Mexico energy reform ‘could lower business energy prices’

Mexico’s energy reform could spell lower energy prices for businesses in the North American nation, according to analysts. The country’s energy sector has had a state monopoly for decades but […]

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By Vicky Ellis

Mexico’s energy reform could spell lower energy prices for businesses in the North American nation, according to analysts.

The country’s energy sector has had a state monopoly for decades but last week it proposed foreign energy companies should be able to invest in Mexican projects such as drilling in the Gulf of Mexico.

President Enrique Peña Nieto has suggested the changes “will lower the price of electricity and gas” and this could be the case for businesses but less so for homeowners, suggest energy experts at EY.

Brad Hartnett, Senior Analyst for Power & Utilities at EY believes other reform – such as increased competition for domestic energy supply – is most likely to bring down bills.

He told ELN: “Gasoline prices in Mexico are already heavily subsidised so it remains to be seen whether the reforms could lower prices at the pump but expansion of domestic oil production could alleviate the need to impose such subsidies. In addition to encouraging private sector investment in the oil and gas sectors, the proposed reforms seek to open up the electricity sector by allowing generators to sell directly to energy consumers.”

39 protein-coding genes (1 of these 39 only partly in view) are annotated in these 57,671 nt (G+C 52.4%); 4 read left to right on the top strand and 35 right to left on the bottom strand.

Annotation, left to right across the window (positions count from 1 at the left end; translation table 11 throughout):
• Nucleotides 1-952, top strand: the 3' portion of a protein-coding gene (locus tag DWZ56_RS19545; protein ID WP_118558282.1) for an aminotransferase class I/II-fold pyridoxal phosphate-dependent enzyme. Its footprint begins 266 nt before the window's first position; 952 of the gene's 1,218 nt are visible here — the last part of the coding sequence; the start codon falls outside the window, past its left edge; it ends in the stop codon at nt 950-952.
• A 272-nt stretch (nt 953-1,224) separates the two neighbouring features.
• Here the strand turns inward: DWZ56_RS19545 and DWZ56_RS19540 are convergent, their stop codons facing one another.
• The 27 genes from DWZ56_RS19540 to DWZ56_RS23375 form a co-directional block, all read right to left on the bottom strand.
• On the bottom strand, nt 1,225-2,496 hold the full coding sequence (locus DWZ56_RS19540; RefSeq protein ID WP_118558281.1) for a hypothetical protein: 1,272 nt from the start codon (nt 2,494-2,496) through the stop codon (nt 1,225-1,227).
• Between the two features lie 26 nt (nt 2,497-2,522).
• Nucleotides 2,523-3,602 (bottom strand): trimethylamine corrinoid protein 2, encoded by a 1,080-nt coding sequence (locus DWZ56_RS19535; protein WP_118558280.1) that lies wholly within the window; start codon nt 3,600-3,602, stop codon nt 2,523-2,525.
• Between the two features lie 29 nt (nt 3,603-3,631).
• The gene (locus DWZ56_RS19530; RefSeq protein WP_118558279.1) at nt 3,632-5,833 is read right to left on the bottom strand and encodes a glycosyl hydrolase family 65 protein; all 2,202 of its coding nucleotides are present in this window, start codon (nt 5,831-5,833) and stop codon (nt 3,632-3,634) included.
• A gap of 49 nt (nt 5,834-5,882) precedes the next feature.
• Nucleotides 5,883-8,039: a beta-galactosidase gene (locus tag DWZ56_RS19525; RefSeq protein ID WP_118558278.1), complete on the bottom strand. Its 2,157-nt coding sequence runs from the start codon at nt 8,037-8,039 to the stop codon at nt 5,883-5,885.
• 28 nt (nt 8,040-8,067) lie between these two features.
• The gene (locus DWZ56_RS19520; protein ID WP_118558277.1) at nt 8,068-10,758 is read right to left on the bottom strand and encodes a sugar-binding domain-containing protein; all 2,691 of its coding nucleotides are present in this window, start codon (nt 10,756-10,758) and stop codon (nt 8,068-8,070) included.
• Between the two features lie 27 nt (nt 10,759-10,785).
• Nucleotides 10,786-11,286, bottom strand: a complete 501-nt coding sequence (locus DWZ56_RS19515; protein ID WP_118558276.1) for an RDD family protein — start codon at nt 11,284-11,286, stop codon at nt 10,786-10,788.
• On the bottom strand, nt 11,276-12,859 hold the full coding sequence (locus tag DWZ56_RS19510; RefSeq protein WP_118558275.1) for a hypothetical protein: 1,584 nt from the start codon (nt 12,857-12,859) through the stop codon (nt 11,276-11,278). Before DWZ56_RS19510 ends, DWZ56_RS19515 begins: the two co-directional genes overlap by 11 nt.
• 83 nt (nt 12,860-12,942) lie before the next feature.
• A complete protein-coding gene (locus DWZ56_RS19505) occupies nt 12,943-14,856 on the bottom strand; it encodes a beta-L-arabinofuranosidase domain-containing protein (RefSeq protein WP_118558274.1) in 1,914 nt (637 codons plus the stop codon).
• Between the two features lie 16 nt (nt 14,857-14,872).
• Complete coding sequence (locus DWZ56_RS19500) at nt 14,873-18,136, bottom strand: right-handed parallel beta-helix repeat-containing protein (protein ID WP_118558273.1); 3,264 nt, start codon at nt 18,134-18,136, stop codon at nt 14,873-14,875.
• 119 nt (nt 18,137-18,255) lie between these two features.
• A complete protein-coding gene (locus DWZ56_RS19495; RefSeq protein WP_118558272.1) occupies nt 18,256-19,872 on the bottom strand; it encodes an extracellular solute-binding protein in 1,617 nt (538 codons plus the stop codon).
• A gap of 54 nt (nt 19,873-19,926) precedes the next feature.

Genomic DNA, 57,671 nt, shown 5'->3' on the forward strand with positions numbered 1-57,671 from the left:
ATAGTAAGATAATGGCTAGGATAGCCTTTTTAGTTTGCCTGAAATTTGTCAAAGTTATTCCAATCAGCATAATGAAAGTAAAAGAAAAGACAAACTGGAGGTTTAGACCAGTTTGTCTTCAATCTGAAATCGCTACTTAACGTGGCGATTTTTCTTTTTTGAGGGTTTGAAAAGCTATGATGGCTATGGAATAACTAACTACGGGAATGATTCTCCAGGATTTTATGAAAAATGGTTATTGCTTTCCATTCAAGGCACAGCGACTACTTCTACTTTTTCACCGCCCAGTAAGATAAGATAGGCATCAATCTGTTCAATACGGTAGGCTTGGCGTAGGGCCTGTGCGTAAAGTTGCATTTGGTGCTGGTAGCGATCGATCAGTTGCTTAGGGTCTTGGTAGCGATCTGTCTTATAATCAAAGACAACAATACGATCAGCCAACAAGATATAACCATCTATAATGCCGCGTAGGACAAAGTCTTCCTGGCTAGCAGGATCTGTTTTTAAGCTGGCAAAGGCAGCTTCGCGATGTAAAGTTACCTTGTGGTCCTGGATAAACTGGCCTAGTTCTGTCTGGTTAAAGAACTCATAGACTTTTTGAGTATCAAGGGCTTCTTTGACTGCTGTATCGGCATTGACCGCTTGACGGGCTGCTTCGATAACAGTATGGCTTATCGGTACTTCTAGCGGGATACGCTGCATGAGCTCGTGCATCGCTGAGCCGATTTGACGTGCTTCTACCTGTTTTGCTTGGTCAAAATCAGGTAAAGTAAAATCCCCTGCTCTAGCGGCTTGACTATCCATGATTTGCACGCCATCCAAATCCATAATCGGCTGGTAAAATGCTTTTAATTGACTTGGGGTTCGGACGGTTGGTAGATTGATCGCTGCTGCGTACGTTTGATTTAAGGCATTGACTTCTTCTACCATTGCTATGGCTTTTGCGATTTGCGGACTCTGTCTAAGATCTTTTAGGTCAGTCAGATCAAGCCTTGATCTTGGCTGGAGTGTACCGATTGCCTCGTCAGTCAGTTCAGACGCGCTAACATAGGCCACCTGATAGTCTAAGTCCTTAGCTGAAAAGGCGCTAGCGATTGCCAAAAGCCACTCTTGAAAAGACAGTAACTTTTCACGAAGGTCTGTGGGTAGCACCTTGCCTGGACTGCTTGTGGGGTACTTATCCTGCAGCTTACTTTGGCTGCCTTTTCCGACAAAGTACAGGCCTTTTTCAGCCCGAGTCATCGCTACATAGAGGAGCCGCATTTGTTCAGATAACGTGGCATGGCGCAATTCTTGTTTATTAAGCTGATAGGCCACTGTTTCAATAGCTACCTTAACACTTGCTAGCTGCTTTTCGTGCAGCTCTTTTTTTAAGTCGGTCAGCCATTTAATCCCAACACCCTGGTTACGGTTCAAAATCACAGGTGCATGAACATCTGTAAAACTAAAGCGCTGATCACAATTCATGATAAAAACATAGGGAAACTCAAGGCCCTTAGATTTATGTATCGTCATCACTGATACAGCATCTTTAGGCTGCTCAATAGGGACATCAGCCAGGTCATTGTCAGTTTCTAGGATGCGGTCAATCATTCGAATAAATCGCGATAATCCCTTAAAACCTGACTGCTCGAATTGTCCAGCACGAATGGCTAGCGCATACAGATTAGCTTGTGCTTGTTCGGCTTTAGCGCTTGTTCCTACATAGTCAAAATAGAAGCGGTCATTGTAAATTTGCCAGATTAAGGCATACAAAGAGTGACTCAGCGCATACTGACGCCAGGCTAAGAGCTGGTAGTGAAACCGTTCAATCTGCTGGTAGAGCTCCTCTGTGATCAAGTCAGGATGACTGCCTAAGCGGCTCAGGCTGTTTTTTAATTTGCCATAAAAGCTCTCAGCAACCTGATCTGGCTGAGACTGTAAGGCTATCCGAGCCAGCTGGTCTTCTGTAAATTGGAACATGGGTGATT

Mexican household energy bills are subsidised so this might be a bigger boost for businesses, he went on: “While households already receive subsidised rates, businesses in Mexico have some of the highest electricity rates in the world so this is an area where competition could make a real difference in lowering costs.”

He added: “Lower electricity prices could also be realised through an expansion of natural gas fired generating capacity fuelled by cheap domestic sources of natural gas, including shale gas deposits.”

Any impact on energy prices are “likely to remain localised” in Mexico, said Mr Hartnett: “To the extent that significant new supplies of oil and gas in Mexico are developed, it could contribute to more price stability (less volatility) and reinforce the American region’s emergence as a dominant player in global oil and gas markets.”

Before any of this can happen, reform itself needs to survive passing through Mexico’s governmental system.

Mr Hartnett concluded: “The passage of constitutional amendments and supporting legislation through the Mexican congress could become protracted and pose challenges to the successful implementation of meaningful energy reform.”